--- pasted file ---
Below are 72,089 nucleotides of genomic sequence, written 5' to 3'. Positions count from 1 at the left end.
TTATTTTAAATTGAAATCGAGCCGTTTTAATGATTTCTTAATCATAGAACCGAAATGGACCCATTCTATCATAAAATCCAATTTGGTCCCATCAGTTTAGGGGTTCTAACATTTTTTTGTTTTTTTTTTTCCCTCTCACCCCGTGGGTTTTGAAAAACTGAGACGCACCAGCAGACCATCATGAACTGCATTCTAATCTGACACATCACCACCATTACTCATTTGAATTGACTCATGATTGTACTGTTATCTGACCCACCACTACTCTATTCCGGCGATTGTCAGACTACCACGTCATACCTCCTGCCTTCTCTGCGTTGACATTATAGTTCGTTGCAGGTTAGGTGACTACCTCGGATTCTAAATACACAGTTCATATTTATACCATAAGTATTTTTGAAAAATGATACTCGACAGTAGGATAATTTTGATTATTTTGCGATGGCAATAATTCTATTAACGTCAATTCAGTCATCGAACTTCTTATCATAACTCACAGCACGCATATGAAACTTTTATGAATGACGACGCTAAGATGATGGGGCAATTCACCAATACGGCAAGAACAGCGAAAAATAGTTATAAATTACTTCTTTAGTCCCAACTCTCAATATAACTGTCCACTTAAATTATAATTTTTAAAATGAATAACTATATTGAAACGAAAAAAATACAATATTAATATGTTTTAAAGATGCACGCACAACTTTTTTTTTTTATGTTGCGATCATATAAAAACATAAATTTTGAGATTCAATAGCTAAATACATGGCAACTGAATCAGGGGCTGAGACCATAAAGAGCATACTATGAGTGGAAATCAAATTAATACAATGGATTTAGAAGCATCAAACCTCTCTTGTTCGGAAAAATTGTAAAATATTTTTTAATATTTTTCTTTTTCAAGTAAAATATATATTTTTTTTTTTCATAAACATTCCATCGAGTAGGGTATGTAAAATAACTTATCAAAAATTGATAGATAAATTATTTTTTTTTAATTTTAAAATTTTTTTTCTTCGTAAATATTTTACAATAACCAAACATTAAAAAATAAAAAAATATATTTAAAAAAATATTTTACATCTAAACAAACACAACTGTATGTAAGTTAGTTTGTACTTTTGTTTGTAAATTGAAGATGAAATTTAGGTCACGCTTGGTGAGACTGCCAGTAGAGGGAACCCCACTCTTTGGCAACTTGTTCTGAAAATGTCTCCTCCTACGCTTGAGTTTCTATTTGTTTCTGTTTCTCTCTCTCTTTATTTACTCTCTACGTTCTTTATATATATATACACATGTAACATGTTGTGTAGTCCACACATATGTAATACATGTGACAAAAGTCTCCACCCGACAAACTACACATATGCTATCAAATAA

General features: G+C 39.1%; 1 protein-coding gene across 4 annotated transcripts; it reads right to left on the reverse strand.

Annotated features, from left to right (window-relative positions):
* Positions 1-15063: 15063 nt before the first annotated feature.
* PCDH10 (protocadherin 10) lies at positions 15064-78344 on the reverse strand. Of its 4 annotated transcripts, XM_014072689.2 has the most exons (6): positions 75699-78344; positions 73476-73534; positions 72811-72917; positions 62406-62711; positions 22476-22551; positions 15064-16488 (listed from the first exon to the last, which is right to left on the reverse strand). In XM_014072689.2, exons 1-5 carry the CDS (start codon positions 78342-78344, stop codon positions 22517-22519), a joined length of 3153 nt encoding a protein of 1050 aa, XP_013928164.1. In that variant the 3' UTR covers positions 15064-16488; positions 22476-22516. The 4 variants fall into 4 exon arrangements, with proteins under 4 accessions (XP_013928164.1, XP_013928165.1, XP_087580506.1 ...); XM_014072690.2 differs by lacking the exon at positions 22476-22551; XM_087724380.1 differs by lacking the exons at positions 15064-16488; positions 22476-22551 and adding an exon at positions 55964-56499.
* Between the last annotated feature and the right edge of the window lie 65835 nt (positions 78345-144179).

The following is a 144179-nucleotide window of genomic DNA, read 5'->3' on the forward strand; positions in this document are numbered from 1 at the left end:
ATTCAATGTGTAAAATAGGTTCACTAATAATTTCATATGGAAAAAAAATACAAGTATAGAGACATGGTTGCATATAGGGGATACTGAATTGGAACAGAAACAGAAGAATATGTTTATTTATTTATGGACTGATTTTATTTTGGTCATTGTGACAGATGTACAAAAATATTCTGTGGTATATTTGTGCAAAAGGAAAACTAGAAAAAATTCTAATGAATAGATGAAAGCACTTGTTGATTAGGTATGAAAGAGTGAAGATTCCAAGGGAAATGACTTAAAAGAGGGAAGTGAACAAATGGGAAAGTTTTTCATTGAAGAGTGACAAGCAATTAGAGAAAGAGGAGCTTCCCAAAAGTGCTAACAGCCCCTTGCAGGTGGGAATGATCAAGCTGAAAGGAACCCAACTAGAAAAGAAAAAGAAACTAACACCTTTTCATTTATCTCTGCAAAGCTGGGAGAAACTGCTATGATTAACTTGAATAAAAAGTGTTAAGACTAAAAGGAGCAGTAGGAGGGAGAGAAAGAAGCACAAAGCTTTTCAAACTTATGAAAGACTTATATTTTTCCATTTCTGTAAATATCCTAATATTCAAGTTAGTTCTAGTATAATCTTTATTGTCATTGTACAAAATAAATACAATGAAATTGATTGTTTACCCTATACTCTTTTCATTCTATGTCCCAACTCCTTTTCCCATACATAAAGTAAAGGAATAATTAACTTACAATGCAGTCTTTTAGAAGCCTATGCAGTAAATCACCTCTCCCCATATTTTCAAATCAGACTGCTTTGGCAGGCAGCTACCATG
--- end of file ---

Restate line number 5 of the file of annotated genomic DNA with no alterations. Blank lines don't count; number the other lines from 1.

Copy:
* Positions 1-15063: 15063 nt before the first annotated feature.